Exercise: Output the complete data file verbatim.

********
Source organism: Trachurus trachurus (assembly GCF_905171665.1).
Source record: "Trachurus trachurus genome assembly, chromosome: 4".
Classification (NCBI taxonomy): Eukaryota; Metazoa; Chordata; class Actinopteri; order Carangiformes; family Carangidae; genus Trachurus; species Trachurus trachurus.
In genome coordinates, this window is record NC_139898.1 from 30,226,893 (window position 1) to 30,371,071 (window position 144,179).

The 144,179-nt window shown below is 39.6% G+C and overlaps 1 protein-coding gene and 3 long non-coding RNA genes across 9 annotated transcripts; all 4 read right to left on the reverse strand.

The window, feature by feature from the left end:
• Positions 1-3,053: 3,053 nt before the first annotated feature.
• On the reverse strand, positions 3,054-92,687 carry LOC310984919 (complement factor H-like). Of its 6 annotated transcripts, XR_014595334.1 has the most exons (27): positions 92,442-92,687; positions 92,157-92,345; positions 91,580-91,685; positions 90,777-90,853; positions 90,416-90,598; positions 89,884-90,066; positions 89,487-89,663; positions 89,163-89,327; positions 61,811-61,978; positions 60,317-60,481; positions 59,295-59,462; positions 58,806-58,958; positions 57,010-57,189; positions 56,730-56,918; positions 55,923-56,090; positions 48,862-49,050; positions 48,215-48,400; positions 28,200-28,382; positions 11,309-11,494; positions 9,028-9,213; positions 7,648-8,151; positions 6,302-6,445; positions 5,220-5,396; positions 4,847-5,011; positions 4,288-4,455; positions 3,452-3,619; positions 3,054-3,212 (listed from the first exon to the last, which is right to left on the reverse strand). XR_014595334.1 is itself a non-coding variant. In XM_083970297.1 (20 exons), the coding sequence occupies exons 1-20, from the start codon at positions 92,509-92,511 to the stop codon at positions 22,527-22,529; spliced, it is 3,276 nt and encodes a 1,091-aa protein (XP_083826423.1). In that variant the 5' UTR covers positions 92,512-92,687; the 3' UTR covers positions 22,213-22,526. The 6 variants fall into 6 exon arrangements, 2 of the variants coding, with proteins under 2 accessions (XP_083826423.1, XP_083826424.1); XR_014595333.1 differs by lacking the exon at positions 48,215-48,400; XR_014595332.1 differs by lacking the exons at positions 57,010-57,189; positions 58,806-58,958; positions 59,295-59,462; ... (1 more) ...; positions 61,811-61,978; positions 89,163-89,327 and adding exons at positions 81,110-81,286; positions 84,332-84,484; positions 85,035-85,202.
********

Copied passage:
Source organism: Trachurus trachurus (assembly GCF_905171665.1).
Source record: "Trachurus trachurus genome assembly, chromosome: 4".
Classification (NCBI taxonomy): Eukaryota; Metazoa; Chordata; class Actinopteri; order Carangiformes; family Carangidae; genus Trachurus; species Trachurus trachurus.
In genome coordinates, this window is record NC_139898.1 from 30,226,893 (window position 1) to 30,371,071 (window position 144,179).

The 144,179-nt window shown below is 39.6% G+C and overlaps 1 protein-coding gene and 3 long non-coding RNA genes across 9 annotated transcripts; all 4 read right to left on the reverse strand.

The window, feature by feature from the left end:
• Positions 1-3,053: 3,053 nt before the first annotated feature.
• On the reverse strand, positions 3,054-92,687 carry LOC310984919 (complement factor H-like). Of its 6 annotated transcripts, XR_014595334.1 has the most exons (27): positions 92,442-92,687; positions 92,157-92,345; positions 91,580-91,685; positions 90,777-90,853; positions 90,416-90,598; positions 89,884-90,066; positions 89,487-89,663; positions 89,163-89,327; positions 61,811-61,978; positions 60,317-60,481; positions 59,295-59,462; positions 58,806-58,958; positions 57,010-57,189; positions 56,730-56,918; positions 55,923-56,090; positions 48,862-49,050; positions 48,215-48,400; positions 28,200-28,382; positions 11,309-11,494; positions 9,028-9,213; positions 7,648-8,151; positions 6,302-6,445; positions 5,220-5,396; positions 4,847-5,011; positions 4,288-4,455; positions 3,452-3,619; positions 3,054-3,212 (listed from the first exon to the last, which is right to left on the reverse strand). XR_014595334.1 is itself a non-coding variant. In XM_083970297.1 (20 exons), the coding sequence occupies exons 1-20, from the start codon at positions 92,509-92,511 to the stop codon at positions 22,527-22,529; spliced, it is 3,276 nt and encodes a 1,091-aa protein (XP_083826423.1). In that variant the 5' UTR covers positions 92,512-92,687; the 3' UTR covers positions 22,213-22,526. The 6 variants fall into 6 exon arrangements, 2 of the variants coding, with proteins under 2 accessions (XP_083826423.1, XP_083826424.1); XR_014595333.1 differs by lacking the exon at positions 48,215-48,400; XR_014595332.1 differs by lacking the exons at positions 57,010-57,189; positions 58,806-58,958; positions 59,295-59,462; ... (1 more) ...; positions 61,811-61,978; positions 89,163-89,327 and adding exons at positions 81,110-81,286; positions 84,332-84,484; positions 85,035-85,202.